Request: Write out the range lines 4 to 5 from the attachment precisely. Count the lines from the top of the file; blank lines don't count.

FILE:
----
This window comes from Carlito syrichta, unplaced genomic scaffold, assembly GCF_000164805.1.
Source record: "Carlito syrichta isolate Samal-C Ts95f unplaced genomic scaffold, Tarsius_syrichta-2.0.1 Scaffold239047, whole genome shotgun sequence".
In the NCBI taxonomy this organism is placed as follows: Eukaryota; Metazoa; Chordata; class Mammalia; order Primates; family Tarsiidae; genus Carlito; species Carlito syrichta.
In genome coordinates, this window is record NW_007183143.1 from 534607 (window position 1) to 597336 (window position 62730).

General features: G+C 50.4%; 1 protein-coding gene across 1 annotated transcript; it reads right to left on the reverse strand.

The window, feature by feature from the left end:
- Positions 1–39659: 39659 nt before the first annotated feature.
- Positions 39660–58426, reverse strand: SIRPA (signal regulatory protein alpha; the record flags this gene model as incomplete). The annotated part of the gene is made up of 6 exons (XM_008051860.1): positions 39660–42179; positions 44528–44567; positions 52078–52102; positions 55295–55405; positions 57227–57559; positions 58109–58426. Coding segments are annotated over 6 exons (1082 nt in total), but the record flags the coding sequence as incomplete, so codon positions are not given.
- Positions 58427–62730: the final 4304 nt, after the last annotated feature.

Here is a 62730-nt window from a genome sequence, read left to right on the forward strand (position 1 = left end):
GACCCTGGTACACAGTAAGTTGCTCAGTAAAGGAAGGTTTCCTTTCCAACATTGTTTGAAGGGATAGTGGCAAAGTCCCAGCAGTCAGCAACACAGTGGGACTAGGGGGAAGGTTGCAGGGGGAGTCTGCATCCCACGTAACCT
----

In genome coordinates, this window is record NW_007183143.1 from 534607 (window position 1) to 597336 (window position 62730).

General features: G+C 50.4%; 1 protein-coding gene across 1 annotated transcript; it reads right to left on the reverse strand.